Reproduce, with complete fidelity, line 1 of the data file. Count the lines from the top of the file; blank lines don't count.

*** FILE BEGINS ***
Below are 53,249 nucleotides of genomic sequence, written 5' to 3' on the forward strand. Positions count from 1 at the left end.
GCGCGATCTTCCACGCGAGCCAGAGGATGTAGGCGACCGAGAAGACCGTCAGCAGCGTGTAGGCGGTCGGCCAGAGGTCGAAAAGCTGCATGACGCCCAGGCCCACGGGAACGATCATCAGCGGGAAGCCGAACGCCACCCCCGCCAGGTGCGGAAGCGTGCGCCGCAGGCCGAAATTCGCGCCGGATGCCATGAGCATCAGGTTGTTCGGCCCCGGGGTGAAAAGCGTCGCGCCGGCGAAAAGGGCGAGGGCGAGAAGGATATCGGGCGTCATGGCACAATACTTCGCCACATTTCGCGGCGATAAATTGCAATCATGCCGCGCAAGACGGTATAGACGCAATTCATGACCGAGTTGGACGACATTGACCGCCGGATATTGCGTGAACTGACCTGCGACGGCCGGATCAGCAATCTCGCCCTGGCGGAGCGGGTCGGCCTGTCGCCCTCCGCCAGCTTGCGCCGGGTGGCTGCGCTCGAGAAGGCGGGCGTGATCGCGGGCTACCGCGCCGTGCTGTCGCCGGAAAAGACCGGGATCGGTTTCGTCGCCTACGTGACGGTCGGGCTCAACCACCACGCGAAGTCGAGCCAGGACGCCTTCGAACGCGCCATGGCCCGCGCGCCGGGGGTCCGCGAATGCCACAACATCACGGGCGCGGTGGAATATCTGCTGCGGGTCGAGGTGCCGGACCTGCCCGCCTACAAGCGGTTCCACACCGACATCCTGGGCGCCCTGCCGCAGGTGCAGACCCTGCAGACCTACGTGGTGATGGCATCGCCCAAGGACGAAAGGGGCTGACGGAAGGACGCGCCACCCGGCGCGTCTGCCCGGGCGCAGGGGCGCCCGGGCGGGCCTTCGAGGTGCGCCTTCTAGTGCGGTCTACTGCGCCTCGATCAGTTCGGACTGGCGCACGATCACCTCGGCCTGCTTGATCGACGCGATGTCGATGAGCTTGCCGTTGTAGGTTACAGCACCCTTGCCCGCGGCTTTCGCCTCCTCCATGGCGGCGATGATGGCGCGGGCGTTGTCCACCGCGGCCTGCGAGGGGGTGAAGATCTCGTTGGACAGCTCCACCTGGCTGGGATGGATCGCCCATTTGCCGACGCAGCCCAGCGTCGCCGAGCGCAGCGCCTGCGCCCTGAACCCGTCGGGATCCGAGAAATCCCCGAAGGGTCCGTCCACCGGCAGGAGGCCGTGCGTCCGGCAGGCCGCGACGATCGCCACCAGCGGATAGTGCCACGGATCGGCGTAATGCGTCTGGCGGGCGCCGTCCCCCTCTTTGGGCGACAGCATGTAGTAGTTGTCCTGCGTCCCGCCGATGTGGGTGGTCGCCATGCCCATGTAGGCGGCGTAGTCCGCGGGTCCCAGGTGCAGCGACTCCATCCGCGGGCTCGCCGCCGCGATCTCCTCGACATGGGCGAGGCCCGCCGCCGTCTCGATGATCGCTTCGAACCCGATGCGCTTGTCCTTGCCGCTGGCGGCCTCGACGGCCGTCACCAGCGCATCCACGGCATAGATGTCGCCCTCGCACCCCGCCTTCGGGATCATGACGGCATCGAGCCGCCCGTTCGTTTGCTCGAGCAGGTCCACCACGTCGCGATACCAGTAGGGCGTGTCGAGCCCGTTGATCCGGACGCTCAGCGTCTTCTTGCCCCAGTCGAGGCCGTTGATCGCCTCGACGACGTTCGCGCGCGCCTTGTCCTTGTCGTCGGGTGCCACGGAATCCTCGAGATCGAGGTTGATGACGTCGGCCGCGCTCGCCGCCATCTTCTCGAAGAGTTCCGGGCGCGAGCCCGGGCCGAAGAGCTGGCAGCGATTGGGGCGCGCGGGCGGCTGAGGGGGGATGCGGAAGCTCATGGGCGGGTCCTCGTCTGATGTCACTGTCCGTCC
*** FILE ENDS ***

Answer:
Below are 53,249 nucleotides of genomic sequence, written 5' to 3' on the forward strand. Positions count from 1 at the left end.